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Interpretive Handbook

Test 62234 :
Bile Acids, Fractionated and Total, Serum

Clinical Information Discusses physiology, pathophysiology, and general clinical aspects, as they relate to a laboratory test

Bile acids can be elevated in individuals with liver dysfunction, such as hepatitis, cirrhosis, liver sclerosis, liver cancer, and intrahepatic cholestasis of pregnancy.

Useful For Suggests clinical disorders or settings where the test may be helpful

Measurement of tauro- and glycol-conjugated and unconjugated bile acid constituents in serum


May also be useful for monitoring patients receiving bile acid therapy, such as cholic acid, deoxycholic acid, or ursodeoxycholic acid

Interpretation Provides information to assist in interpretation of the test results

Total bile acids are metabolized in the liver and can serve as a marker for normal liver function. Increases in serum bile acids are seen in patients with acute hepatitis, chronic hepatitis, liver sclerosis, liver cancer, and intrahepatic cholestasis of pregnancy.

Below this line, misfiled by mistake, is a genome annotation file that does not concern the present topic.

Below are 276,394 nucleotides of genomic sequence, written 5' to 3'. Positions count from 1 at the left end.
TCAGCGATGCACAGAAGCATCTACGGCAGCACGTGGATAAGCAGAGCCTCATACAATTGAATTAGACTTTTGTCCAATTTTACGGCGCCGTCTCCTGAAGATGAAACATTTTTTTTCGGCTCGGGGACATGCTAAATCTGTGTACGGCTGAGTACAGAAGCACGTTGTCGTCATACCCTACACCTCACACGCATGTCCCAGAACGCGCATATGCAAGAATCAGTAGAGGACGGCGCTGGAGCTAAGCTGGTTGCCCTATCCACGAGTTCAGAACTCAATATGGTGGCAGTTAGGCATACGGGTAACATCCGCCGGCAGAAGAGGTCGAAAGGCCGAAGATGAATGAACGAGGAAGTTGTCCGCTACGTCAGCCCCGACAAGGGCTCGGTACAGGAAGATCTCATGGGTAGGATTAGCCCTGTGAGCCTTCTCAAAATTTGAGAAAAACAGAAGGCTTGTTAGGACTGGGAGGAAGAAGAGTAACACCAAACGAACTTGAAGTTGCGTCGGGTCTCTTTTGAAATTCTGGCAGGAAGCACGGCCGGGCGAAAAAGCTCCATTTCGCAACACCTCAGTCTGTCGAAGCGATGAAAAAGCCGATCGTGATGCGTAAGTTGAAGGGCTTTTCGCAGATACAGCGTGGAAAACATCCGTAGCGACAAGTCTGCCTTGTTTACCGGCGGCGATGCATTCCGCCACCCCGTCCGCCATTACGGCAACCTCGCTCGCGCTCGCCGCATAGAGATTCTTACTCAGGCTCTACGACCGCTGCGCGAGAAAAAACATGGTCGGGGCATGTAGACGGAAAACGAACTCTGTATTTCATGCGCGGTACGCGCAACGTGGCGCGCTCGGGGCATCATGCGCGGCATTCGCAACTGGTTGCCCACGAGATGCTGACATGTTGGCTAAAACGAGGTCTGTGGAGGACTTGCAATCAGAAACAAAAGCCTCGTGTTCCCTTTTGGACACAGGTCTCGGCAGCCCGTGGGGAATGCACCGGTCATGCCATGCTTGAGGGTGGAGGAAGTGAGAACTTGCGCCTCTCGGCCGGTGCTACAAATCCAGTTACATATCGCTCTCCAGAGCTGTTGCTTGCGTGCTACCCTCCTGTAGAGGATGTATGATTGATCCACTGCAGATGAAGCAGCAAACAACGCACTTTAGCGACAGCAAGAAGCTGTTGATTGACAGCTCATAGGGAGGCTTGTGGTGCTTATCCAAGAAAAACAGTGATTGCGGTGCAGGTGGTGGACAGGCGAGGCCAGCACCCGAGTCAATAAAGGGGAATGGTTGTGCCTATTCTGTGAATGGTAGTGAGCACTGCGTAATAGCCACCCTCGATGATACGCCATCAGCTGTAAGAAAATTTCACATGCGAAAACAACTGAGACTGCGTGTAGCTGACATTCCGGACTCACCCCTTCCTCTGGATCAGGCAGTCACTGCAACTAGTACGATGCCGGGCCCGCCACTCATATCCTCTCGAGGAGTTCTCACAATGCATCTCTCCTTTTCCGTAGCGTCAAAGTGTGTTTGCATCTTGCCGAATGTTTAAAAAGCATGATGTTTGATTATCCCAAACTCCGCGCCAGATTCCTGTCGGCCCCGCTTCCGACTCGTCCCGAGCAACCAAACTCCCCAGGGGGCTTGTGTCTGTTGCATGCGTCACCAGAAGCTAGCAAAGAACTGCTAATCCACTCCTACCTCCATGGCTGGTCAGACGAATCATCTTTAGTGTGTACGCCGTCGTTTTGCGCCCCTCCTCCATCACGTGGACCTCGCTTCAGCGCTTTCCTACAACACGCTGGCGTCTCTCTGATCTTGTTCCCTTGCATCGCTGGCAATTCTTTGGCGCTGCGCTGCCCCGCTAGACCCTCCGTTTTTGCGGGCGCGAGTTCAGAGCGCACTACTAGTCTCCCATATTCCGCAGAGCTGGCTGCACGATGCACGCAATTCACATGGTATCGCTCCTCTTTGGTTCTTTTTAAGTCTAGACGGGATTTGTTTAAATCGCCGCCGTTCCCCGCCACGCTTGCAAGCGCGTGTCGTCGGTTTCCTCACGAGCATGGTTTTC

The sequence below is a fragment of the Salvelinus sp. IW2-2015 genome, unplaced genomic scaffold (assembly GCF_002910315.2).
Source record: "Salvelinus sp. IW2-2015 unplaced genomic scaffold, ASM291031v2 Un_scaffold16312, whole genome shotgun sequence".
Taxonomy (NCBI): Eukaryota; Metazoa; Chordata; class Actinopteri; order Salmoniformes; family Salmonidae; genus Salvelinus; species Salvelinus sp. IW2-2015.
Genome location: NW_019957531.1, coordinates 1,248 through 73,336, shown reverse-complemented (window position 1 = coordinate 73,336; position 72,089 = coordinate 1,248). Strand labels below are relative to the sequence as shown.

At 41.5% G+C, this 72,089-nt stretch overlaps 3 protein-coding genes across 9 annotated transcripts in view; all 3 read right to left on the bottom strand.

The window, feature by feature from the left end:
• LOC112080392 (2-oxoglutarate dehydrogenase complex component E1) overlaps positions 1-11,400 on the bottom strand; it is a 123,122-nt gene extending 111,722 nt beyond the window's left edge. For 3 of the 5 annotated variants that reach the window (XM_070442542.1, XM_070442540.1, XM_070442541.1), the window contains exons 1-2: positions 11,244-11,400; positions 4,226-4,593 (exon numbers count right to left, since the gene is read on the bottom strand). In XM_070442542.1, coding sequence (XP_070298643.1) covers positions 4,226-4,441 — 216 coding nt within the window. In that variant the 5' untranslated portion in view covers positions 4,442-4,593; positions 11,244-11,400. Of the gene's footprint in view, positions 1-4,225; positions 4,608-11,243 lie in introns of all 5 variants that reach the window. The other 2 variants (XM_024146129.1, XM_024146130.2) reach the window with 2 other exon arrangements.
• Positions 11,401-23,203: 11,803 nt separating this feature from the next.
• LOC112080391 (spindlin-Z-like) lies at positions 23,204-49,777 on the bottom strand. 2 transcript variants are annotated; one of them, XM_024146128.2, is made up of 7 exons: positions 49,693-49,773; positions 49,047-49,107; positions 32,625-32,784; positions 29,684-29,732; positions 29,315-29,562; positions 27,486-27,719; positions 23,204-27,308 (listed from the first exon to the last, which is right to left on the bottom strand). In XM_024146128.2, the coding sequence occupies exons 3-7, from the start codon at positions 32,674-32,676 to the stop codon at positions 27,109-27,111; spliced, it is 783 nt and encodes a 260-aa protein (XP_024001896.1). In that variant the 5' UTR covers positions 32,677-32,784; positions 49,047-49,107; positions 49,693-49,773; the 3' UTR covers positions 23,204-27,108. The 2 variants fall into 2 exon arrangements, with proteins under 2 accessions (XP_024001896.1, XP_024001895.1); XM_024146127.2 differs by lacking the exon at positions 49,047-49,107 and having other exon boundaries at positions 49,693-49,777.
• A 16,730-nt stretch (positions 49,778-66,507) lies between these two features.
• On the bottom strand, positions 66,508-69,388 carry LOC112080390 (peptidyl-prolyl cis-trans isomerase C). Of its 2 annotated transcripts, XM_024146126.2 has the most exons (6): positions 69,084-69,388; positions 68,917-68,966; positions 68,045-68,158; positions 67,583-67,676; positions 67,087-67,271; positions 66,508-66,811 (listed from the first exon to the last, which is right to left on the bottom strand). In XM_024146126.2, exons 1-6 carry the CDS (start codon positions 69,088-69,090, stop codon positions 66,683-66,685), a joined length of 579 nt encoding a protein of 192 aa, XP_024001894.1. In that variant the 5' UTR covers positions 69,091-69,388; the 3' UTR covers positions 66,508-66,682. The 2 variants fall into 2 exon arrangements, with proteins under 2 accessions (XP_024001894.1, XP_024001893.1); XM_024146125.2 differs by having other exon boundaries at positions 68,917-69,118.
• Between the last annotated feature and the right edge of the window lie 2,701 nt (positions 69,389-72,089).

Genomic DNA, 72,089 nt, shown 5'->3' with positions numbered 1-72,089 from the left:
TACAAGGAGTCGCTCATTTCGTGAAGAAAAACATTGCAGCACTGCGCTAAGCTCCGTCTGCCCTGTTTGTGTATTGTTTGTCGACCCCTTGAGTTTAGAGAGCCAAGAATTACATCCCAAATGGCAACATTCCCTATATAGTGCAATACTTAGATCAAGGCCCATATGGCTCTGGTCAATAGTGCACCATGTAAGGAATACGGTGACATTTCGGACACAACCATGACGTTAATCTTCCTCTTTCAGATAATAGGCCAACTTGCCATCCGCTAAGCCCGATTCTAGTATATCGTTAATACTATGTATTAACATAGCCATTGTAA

Cautions Discusses conditions that may cause diagnostic confusion, including improper specimen collection and handling, inappropriate test selection, and interfering substances

Do not use for the diagnosis of peroxisomal biogenesis disorders or inborn errors of bile acid metabolism.


This test does not measure sulfated bile acids.

Reference Values Describes reference intervals and additional information for interpretation of test results. May include intervals based on age and sex when appropriate. Intervals are Mayo-derived, unless otherwise designated. If an interpretive report is provided, the reference value field will state this.


Normal (nmol/mL)

Total Cholic Acid

< or =5.00

Total Chenodeoxycholic Acid

< or =6.00

Total Deoxycholic Acid

< or =6.00

Total Ursodeoxycholic Acid

< or =2.00

Total Bile Acids

< or =19.00








Clinical References Provides recommendations for further in-depth reading of a clinical nature

1. Tribe RM, Dann AT, Kenyon AP, et al: Longitudinal profiles of 15 serum bile acids in patients with intrahepatic cholestasis of pregnancy. Am J Gastroenterol 2010 Mar;105(3):585-595

2. Marschall HU: Management of intrahepatic cholestasis of pregnancy. Expert Rev Gastroenterol Hepatol 2015 Oct;9(10):1273-1279

3. Ducroq DH, Morton MS, Shadi N, et al: Analysis of serum bile acids by isotope dilution-mass spectrometry to assess the performance of routine total bile acid methods. Ann Clin Biochem 2010 Nov;47(Pt 6):535-540